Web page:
And lastly, I can’t be the only one who sees comparison in 9/11 and the invasion of Afghanistan and Iraq with the Paris Attacks and the subsequent bombing of Raqaa.

Civilians, particularly children are innocent and pay the highest toll in wartime situations. I’m not going to sit here and pretend like I know what the answers to terrorism, racism, discrimination and bigotry are. Offhand I would say education, but we all know the world isn’t that simple.

All I want is for people to think for 30 seconds before they type these horrible comments. I pray your ignorant minds become enlightened with knowledge, wisdom and empathy.

 

Donate a Rescue Package to Victims of Sex Trafficking

You can donate a $40 rescue package at http://www.savinginnocence.org/product-category/rescue-packages/

Get Involved

Saving Innocence is comprised of volunteers and staff across the nation who work day and night to bring restoration and freedom to children caught in sex trafficking. Here are some ways that you can join the fight: Donate items, volunteer, throw a fundraising or awareness party, or become a financial partner in our work.

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Join the Team

You can be a valuable part of our rescue initiative! When we receive a call that a girl has been brought in, she is often scantily clad and shivering in the air-conditioned interview rooms of the police station. We have found that if we can help her feel physically comfortable and safe, not only will we be providing her with the treatment she deserves, but she will also be more open and willing to share information with the police. This simple act of making the victim as comfortable as possible has lead to the police getting valuable information from the victim against her pimp and traffickers. To make this possible, we are always in need of donations of the following items: NEW Sweatpants, t-shirts, sweatshirts, socks, blankets, underwear, bras, and hygiene supplies (tampons, toothbrush, toothpaste, floss, deodorant, hair brush, and hair ties). Please send donated items to PO Box 93037, Los Angeles, CA 90093 or contact volunteer@savinginnocence.org for more information.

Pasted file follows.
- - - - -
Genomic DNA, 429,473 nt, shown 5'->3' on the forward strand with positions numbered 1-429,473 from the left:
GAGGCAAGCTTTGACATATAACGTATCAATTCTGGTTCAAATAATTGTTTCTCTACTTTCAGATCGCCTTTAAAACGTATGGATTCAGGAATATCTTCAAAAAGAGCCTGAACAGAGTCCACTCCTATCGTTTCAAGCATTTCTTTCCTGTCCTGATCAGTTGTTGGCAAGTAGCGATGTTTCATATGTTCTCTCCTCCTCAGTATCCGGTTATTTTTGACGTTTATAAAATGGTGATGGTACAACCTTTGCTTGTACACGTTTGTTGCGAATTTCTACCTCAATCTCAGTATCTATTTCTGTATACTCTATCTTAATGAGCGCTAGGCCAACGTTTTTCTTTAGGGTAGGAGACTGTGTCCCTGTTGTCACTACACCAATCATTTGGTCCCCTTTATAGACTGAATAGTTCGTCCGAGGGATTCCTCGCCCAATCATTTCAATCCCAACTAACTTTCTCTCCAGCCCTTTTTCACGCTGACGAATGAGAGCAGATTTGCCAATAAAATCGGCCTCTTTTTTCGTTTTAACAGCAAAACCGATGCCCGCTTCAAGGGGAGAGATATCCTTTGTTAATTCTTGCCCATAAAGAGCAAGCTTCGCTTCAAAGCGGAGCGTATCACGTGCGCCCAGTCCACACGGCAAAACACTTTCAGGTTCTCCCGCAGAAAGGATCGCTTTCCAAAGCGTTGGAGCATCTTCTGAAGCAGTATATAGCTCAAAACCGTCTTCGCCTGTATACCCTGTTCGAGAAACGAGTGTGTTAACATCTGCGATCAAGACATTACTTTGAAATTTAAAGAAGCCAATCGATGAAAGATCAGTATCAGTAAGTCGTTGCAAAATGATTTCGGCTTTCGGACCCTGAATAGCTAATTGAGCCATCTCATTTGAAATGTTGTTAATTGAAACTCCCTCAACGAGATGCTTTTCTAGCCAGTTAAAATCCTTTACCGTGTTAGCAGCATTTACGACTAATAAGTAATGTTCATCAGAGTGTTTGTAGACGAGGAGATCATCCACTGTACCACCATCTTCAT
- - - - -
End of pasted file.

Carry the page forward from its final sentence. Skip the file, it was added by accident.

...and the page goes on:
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Internship and Volunteer opportunities for current students, recent graduates and seasoned professionals are available at Saving Innocence year-round. If you are interested in becoming an SI Intern, please email amber@savinginnocence.org. If you are interested in volunteering with SI please email amber@savinginnocence.org. We are currently looking for interns and volunteers with the following skills:

Graphic Designer Works on print and web graphics, logos, and every other project we throw their way.
Web Designer Keeps our website looking good and up to date. Also able to create additional web pages when necessary for events, ticket sales, etc.
Creative Arts Assistant Keeps the weekly Creative Arts program running smoothly by assisting our Creative Arts Coordinator. Runs program multiple Saturdays per month and helps assemble and manage Creative Arts volunteers.
Relationship Strategist Develops and helps maintain relationships with various local businesses and organizations.
Film Has the ability to create and edit videos.
Public Relations Responsible for anything from media relations, press releases, special event coordination and strategic counsel (brand message development, etc).
Brand Ambassador Makes sure that our work, campaigns, etc, embodies the corporate identity in appearance, demeanor, values and ethics of Saving Innocence.
Grant Writers Professional grant writers who are willing to work pro-bono.
Awareness and Fundraising Team Helps develop financial partnerships within various communities and businesses.